The Constitution was adopted on September 17, 1787 — more than 225 years ago. That is long enough ago that it is easy to take for granted the rights protected by the Constitution. If given a chance to reflect, what constitutionally protected rights do Americans think are the most fundamental to our freedom? I conducted an informal poll, asking this question. The answer came almost universally—free speech and press. Both of these liberties form a part of the foundation upon which our freedom is based. But they are not the cornerstone of our freedom.
So, what is the cornerstone of the freedom that America has enjoyed for more than 225 years? It is found in our rights to property – our economic rights. The right to own and control one’s property, the fruits of one’s labor, and one’s inventions and creations is the cornerstone of our freedom. Why, you ask? How can the right to own something be more important than free speech? The answer is simple. Without property rights, no other important right can long survive. Property rights are the rich and fertile soil in which all other rights can grow and mature.
In the totalitarian regime of the former Soviet Union, for example, communist dictators did not need to outlaw free speech or press to control the populace. All they really needed to do was revoke property rights. Without property rights and economic freedom, the people lack the independence to exercise other rights. When the government controls who gets the jobs and who receives housing and consumer goods, the people become completely dependent upon the government – for food, shelter, transportation, medicine, education and everything else. Even if legally permitted, few citizens would publicly criticize a government that had the authority to take their job, their home, and everything else they own.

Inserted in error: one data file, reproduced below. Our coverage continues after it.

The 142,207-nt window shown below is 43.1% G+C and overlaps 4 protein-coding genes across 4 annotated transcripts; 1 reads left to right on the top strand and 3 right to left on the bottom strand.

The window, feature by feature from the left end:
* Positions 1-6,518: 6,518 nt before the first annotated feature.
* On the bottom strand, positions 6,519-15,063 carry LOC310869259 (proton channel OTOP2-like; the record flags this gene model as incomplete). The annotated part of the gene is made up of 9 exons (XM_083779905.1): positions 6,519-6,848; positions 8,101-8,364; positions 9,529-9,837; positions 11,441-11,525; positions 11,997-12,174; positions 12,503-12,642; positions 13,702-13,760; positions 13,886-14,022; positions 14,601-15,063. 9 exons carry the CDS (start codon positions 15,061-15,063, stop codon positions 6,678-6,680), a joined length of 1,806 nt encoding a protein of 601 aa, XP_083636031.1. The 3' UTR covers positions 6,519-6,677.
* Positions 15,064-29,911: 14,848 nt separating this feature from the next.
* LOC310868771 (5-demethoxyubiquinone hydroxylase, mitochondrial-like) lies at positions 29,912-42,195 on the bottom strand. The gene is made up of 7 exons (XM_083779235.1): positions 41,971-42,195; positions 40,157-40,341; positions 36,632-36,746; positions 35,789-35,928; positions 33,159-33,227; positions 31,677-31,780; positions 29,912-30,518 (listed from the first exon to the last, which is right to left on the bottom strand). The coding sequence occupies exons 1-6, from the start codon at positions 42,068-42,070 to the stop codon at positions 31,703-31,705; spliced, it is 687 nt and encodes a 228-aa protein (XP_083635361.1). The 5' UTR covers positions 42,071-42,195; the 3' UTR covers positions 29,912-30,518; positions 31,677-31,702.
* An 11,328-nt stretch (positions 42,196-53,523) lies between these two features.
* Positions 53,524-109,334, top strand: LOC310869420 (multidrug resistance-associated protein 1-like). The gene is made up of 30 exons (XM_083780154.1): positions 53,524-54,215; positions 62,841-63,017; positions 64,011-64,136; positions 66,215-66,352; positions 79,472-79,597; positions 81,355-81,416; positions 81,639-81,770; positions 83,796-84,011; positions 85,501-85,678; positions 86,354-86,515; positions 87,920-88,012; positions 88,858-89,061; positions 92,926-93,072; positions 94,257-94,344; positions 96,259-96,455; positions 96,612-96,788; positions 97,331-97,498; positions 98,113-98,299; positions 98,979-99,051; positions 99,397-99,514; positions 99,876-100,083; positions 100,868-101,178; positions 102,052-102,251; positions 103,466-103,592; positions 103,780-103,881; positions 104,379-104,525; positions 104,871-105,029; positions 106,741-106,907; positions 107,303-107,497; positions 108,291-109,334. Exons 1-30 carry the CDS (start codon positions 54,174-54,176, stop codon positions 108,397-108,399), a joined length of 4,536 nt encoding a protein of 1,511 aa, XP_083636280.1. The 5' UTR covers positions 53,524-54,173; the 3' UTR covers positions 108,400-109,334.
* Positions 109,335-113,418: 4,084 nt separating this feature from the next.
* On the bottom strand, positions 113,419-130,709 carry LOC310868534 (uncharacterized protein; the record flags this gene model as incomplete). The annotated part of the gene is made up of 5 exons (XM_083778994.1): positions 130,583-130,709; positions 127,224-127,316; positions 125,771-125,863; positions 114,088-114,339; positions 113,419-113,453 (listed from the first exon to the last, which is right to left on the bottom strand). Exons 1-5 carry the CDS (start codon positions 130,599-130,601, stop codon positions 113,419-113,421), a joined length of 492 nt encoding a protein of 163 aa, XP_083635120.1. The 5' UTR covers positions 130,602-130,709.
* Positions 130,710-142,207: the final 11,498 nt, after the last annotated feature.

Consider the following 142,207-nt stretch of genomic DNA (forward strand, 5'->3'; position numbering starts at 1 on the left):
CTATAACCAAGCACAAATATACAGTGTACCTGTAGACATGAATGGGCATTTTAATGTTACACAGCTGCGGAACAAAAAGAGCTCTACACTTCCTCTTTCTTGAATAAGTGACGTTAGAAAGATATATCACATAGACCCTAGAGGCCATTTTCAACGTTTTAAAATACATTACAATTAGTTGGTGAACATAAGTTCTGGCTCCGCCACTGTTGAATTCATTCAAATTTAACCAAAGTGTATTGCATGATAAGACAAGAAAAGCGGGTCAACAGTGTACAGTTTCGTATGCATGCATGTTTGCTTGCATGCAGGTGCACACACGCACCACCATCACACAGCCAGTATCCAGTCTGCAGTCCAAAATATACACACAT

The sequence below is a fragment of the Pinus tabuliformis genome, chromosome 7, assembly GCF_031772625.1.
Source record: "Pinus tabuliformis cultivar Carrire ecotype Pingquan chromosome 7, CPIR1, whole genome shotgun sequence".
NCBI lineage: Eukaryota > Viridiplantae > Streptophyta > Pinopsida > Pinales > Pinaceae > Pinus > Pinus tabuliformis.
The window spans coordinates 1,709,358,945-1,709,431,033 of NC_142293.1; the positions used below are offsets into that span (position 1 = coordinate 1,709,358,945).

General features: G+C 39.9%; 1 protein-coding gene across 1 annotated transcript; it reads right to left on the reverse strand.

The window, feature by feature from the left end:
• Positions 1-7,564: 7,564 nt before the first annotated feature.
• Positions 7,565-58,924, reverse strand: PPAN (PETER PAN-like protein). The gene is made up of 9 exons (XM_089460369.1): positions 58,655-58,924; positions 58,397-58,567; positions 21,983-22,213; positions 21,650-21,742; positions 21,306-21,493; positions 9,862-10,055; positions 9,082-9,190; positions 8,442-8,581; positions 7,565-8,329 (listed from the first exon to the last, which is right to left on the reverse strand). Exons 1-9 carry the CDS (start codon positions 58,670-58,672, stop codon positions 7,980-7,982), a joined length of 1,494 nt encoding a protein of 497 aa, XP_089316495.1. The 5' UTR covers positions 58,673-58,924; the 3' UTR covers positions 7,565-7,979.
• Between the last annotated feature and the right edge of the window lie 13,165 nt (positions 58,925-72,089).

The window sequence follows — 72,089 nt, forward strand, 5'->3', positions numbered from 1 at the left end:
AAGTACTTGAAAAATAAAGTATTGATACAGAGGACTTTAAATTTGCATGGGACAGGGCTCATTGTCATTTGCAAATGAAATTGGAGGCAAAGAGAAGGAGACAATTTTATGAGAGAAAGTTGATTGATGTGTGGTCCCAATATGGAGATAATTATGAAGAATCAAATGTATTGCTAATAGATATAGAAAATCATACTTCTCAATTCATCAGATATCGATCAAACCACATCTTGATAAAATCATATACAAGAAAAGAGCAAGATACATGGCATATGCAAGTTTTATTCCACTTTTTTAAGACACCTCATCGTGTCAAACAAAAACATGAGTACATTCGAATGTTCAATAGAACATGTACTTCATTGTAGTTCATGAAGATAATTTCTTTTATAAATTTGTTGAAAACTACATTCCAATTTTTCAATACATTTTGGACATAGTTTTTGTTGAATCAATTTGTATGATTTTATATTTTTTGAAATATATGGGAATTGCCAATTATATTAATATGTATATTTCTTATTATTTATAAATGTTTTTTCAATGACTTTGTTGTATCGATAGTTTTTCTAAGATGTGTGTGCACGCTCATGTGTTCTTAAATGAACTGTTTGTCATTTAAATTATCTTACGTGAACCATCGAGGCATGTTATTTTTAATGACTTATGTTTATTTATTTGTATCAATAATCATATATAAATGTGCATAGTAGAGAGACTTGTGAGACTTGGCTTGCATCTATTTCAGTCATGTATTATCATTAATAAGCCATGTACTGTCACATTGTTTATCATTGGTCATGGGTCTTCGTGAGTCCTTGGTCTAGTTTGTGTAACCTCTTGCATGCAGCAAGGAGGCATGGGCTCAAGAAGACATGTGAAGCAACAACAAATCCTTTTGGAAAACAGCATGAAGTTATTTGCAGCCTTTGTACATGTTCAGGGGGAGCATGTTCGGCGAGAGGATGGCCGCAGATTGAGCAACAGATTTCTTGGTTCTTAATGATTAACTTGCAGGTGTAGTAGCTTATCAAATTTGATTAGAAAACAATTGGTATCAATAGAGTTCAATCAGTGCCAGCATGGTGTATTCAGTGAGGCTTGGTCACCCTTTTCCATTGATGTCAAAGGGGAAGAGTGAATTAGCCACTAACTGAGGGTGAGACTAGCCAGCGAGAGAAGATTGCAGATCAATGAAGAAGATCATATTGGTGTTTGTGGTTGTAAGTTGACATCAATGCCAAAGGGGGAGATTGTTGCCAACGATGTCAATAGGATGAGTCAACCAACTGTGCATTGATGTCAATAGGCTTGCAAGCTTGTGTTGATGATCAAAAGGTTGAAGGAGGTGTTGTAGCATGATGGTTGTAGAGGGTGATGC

Without the independence and autonomy provided by the right to own and control the fruits of one’s labor and one’s property, few other rights amount to much. For this reason, property rights are the cornerstone of the freedom Americans now enjoy.
Unfortunately, too many Americans view property rights as something that concerns only ranchers and farmers in the West. The truth is that property rights impact us all. If you pay income taxes, sales taxes, Social Security taxes, or property taxes; if you own a home or a car; if you have a savings account or retirement account, or own stock – you have a stake in protecting property rights.
Another important area of property rights is often overlooked or misunderstood. This area of property rights was also recognized by the Founders in the Constitution. In Article 1, Section 8, the Founders authorized Congress to “promote the Progress of Science and useful Arts, by securing for limited Times to Authors and Inventors the exclusive Right to their respective Writings and Discoveries….” Today, we commonly call this “intellectual property.” One of the primary reasons the United States led the entire world into the modern world of mechanization and technology is because of this provision of the Constitution.